Angela Wallis Moore
Haiku - The Process
This morning I wandered by the ocean, marveling at the beauty of stone and shell, seaweed and sand.
I found a pebble which seemed to be inscribed with some kind of ancient writing. Intrigued, I picked it up, tucked into the plastic bag I keep in my backpack for just such occasions, and continued my walk, while verses for a haiku began to circulate in my mind.
By the time I had turned and retraced my steps, climbing up the slope to the rustic timber lookout, the words had found form. I sat on the slatted wooden seat and recorded a rough approximation of the haiku I would refine when I returned home.
This is one of the many joys of living by the ocean. There is so much to inspire, so much simply to enjoy, even when not in creative mode: all food for the soul.
Once I reached home, I washed the pebble carefully, decided on an arrangement for the photograph, and made a cup of tea. While I sipped, I refined the haiku, counting carefully to maintain the 5:7:5 syllable arrangement. Of course, I could use any format I pleased, but I enjoy the discipline of traditional form - it makes me think quite rigorously as I formulate each line, selecting and discarding, working to maintain flow and novelty within a euphonious whole.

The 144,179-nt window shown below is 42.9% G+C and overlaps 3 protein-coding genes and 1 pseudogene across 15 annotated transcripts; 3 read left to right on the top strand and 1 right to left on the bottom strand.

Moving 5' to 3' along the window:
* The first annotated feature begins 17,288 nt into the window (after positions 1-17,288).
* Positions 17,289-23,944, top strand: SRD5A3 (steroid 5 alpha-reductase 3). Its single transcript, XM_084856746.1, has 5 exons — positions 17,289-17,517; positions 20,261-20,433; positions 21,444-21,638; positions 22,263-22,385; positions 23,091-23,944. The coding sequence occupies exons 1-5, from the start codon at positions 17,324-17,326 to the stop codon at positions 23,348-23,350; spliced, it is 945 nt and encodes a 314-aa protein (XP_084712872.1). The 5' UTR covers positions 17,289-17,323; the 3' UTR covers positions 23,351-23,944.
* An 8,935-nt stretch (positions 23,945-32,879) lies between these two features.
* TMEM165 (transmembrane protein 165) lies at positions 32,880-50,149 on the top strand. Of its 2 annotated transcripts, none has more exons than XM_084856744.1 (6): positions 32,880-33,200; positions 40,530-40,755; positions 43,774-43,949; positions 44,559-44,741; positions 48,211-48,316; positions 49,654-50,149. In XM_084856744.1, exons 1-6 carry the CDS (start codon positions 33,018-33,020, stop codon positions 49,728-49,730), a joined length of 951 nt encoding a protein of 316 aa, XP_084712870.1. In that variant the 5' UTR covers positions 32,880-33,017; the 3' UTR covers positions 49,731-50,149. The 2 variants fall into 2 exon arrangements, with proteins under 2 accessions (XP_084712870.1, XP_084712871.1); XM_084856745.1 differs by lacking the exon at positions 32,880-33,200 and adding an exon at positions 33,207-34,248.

When you read a haiku, you'd be forgiven for thinking it's something a poet dashed off in a few seconds without much thought. Nothing could be further from the truth. It is laborious, even while it's a labour of love. And that's why I've written this blog post: as a means not only of conveying the beauty I find in simple objects, but also of revealing the work involved in producing utter simplicity.